LETTER: Scales of justice tipped in favour of Native Title claimants

Sir – In a decision that turns the 16-year-old native title dispute resolution system on its head, landowners will soon be left high and dry – forced to fund their own representation in native title disputes, while claimants will continue to be funded by taxpayers.

 

As of 1 January 2013, the Gillard government will only fund the costs of claimants in native title disputes, leaving landholders to fend for themselves and potentially causing lengthy delays, huge costs and confusion.

 

In just a few weeks the federal government will abandon the principle of equality and fairness that is currently provided under section 213A of the Native Title Act 1993. This clause currently provides legal funding assistance for both claimants and respondents in native title cases.

But in a mean, penny-pinching bid to save a lousy $2 million over two years, federal Labor’s heavy and ham-fisted mitts are about to tilt the scales of justice in favour of one side over another by only providing funding to help those lodging claims.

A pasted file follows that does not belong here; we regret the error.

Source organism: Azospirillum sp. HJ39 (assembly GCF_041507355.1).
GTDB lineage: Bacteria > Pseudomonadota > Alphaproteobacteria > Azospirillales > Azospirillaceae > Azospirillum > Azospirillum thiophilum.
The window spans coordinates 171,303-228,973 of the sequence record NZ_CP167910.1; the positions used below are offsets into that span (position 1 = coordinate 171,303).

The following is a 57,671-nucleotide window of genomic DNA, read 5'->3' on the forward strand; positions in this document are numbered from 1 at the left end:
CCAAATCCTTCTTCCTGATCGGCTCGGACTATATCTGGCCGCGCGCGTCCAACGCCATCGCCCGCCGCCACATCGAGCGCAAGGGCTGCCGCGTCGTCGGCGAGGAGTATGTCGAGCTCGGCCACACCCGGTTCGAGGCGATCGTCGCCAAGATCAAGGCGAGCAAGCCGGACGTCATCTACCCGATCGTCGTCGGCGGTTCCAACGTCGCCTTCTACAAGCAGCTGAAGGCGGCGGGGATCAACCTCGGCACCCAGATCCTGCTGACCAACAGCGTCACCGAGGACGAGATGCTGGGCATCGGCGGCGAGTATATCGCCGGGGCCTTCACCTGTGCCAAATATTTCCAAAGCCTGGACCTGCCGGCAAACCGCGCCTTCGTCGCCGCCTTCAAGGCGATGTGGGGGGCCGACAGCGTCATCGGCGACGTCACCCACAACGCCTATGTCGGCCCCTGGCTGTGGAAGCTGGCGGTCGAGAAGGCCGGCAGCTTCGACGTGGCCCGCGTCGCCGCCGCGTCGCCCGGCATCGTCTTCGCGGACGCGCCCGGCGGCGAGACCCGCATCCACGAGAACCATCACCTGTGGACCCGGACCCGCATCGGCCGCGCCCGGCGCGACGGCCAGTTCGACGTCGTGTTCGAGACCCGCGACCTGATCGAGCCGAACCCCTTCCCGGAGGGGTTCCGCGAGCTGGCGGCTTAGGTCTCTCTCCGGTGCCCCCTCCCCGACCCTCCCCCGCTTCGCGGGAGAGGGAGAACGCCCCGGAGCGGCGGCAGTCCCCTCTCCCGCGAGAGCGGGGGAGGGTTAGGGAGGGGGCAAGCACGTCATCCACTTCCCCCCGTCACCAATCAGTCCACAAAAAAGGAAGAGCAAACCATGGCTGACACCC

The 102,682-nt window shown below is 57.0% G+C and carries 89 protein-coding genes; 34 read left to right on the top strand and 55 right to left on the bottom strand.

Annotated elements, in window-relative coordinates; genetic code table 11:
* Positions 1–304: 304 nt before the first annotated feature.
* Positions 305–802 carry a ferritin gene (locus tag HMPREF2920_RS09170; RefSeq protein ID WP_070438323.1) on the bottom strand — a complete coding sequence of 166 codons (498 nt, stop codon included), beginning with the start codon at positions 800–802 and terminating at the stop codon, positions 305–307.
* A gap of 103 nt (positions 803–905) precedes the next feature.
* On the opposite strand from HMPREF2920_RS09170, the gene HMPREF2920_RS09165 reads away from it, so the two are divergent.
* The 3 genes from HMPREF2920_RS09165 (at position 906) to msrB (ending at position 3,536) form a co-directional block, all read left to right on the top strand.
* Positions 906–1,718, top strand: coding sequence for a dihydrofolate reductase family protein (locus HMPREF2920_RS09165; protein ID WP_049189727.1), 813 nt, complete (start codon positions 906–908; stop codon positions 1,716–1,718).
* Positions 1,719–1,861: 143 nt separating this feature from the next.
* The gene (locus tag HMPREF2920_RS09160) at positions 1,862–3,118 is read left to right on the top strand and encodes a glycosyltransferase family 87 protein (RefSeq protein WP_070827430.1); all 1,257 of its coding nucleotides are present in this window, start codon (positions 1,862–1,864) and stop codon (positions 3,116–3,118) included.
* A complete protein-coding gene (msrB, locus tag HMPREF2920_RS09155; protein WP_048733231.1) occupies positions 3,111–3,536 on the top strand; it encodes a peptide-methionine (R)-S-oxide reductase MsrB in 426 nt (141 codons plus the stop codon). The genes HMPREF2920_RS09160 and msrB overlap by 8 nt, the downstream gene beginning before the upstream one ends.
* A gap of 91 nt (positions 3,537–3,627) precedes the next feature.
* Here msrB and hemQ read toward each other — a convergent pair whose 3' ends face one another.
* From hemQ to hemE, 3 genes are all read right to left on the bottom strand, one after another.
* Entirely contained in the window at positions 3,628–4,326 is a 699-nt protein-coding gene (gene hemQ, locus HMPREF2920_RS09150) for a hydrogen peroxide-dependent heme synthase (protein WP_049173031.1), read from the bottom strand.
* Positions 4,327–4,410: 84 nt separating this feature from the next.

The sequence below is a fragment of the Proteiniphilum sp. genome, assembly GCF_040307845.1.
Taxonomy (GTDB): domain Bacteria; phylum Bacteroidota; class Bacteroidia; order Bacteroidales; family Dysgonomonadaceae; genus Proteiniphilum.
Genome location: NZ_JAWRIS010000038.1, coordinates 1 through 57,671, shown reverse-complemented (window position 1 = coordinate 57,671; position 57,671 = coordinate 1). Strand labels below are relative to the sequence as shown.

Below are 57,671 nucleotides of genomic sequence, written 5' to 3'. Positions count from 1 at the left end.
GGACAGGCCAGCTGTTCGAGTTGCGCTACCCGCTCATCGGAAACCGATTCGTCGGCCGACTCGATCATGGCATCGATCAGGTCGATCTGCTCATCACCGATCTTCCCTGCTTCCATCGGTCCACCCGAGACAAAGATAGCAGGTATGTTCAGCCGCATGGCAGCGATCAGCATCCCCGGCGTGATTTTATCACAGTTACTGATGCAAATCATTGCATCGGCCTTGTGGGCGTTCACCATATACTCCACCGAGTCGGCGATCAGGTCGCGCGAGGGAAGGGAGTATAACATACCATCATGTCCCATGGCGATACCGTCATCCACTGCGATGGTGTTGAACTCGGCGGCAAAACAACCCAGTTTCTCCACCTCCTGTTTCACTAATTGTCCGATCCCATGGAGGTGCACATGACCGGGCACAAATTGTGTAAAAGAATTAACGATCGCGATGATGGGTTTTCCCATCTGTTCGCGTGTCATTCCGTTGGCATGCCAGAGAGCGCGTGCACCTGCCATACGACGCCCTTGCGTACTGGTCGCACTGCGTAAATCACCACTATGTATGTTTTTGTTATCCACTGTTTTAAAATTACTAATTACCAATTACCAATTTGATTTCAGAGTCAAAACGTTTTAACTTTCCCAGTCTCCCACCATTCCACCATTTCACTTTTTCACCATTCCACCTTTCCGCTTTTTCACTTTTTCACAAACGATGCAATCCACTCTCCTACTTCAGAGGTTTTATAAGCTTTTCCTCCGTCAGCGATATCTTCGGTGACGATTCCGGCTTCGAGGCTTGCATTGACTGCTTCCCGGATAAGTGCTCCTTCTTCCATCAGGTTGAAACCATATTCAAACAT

Striking a fair balance in resolving native title disputes is essential. As things stand, claims are generally assessed and resolved within two years in a spirit of goodwill without financial penalty to either party. The last thing any of us want is for a landowner to lose a native title dispute because the costs of testing claims are prohibitive for them.

 

In Question Time yesterday the Prime Minister dismissively asserted that ‘commercially viable enterprises’ did not need assistance. But this change threatens to seriously undermine the course of justice in native title cases by skewing the ability to pursue legal avenues. It could also lead to vexatious claims being made in the hope that landholders simply cannot afford to defend themselves.
Warren Truss

The Nationals

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